Fashionista: And Then I Found a Fur Suit...

A look into the world of furries

By Nicole Rudolph | Feb - April 2006

At “Baycon” 2005, a man and woman brushed past me, nuzzling each other, wearing raccoon tails tied to their belts. I began to notice several other people wearing similar outfits. Sometimes the tail was accompanied by kitty ears or fur around the wrists.

I eventually began seeing full mascot-style animals wandering about. I didn’t think too much about it at first, because there were several costume contests, and Luke Skywalker and Papa Smurf strolled by earlier. However when I ran into a friend of mine who was also sporting a bushy raccoon tail, I had to ask.

My friend told me she was a “Furry.”

“What is a Furry?” I asked in a classically naive after-school-special type manner. She then explained about the wild world of the fur loving people, or as they are commonly known, “Furries.”

Apparently there is much dispute over the true definition of what a “Furry” is, as there are so many different types. However the common link between all of them is their attachment to humanoid animals.

One Furry fan explains, “Furries enjoy entertainment and art featuring animal creatures endowed with human traits (like Bugs Bunny). But this common thread immediately frays into several diverse sub-strings. There are ‘Furry fiction fans,’ ‘Furry art enthusiasts,’ ‘Fursuiters,’ ‘Spiritual Furs,’ ‘Furry rave kids,’ ‘Plushies,’ and ‘Furverts.’”

You can look up any of these subgroups online and come up with dozens of sites. From what I’ve gathered there are two very different groups. The “Furverts” are the ones in it for the sexual side of furrydom, and the “Clean Furs” distance themselves as much as possible from anything sexual or perverse.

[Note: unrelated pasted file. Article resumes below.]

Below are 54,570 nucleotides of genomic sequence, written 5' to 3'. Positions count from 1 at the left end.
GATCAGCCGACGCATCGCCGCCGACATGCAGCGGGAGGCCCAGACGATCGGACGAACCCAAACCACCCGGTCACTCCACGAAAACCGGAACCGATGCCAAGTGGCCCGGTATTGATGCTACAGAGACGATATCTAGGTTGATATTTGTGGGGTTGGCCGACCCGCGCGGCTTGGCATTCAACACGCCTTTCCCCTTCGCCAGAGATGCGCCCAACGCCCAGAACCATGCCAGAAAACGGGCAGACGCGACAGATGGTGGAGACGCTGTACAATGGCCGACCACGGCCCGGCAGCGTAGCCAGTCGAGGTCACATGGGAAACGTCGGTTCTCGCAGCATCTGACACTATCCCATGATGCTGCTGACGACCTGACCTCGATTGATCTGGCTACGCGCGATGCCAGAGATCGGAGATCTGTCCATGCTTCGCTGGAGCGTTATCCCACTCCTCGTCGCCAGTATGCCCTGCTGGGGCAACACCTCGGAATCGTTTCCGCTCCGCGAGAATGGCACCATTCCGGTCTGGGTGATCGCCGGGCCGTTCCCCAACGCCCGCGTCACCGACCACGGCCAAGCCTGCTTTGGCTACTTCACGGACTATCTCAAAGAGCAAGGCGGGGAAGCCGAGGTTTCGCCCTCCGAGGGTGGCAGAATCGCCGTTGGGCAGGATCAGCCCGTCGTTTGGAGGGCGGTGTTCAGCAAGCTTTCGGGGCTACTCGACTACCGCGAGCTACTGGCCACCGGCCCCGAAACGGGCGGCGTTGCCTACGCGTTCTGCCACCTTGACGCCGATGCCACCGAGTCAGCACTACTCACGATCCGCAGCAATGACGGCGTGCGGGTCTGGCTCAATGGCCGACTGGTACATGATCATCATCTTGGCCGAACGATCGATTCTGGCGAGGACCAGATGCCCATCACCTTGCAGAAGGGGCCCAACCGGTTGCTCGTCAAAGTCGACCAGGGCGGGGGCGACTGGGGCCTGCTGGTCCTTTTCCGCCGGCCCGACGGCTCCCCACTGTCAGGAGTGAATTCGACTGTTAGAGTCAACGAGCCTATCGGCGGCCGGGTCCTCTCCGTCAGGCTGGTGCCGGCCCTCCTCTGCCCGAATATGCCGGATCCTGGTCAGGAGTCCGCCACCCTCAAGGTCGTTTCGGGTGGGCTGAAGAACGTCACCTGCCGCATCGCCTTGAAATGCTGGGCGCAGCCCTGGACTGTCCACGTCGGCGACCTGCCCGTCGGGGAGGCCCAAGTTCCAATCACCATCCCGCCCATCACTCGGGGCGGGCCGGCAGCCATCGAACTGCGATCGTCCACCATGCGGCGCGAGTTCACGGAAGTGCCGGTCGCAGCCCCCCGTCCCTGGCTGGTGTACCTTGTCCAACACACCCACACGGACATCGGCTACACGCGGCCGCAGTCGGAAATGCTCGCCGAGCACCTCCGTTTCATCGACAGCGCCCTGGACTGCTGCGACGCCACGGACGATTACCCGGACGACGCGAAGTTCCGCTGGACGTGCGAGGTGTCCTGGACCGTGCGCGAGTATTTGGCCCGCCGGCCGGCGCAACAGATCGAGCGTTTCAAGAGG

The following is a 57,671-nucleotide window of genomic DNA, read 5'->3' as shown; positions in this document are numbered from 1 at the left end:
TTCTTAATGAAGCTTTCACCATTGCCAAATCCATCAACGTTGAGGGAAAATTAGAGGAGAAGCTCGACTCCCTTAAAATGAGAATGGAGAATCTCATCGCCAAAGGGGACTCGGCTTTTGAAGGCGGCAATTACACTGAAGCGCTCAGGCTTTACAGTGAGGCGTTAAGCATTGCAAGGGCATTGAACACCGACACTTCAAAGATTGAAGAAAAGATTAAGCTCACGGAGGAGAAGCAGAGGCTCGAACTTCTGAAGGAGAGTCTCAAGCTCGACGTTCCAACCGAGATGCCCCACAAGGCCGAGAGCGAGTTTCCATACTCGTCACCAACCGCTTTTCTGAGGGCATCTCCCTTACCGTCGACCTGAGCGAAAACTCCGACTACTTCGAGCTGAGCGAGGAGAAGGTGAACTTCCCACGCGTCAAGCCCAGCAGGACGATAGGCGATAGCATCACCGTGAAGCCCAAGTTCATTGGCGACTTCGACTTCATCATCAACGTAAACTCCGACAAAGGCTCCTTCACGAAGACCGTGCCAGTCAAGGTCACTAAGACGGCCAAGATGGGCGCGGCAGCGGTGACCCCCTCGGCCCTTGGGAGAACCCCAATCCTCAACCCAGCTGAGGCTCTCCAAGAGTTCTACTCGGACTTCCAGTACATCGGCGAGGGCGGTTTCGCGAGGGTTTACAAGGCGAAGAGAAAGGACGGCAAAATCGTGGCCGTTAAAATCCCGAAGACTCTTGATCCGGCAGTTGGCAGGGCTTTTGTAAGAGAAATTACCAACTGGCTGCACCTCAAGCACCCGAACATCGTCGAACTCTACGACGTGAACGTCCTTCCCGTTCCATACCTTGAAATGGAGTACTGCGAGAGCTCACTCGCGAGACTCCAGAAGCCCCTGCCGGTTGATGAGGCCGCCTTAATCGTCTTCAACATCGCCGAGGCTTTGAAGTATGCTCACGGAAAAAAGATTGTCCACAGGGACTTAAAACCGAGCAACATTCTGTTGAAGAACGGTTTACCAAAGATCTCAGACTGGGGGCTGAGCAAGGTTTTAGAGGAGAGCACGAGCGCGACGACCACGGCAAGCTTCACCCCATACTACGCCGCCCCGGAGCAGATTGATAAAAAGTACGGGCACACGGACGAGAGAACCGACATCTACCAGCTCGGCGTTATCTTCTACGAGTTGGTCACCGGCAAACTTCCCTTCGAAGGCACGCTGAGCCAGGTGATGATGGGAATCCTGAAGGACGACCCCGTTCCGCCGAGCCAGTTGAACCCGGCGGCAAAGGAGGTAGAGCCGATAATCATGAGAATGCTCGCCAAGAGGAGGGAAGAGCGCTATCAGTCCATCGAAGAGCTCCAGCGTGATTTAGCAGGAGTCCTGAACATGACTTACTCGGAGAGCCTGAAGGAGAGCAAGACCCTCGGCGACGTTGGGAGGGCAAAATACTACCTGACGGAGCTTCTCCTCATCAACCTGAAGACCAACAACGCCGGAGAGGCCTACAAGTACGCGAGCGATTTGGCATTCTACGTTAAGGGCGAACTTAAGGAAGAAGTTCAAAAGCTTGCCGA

Illustration by Jessie Day

The Furverts claim you can’t get close to your animal nature without having animalistic sex, but the Clean Furs insist that their furrydom has to do with the very innocent, even spiritual side of animals. Of course, the most well known types are the sex related ones that explore the kink of fur, and let’s all face it, that’s really what you perverts want to hear about anyways.

Of course I’m not the only one that knows that about you, the writers for “CSI” and “Vanity Fair” figured it out months ago. The “CSI” episode titled “Fur and Loathing in Las Vegas” took us to a Furry and Plushy convention where a character named “Sexy” (a man dressed in a blue cat suit fitted with a bikini) explained about the sexual world of Furries. This episode focused on such things as a semen incrusted fur suit, and groups of Fursuiters humping and petting in a pile.

The “Vanity Fair” article, “Pleasures of the fur” seemed to concentrate on “Plushies,” or people who are turned on by stuffed animals. They interviewed one Plushie who cuts small holes into the nether regions of his larger stuffed animals to have sex with them, which is a common practice among people with this fetish.

Biased media exploitation has deterred many furries from wanting to be interviewed. The ones I approached claimed they were angered by the over emphasized sexual side of Furries. Most felt misrepresented while others just didn’t want to talk about it.

Furries tend to be shy or socially awkward in some way and feel safer when surrounded by warm welcoming animal creatures. As with most unorthodox subcultures, many Furries claim that once they discovered these groups it was the first time they ever really felt they belonged; and they could never go back.

This is a statement that I have heard from cross-dressers, S&M life-stylers, and random fetishists alike. It’s putting on a mask, feeling sexier or just plain more acceptable through a costume, and escaping into a world of fantasy where everyone accepts you.

It’s like when people find religion, “I was lost and confused, and then I found a fur suit!”

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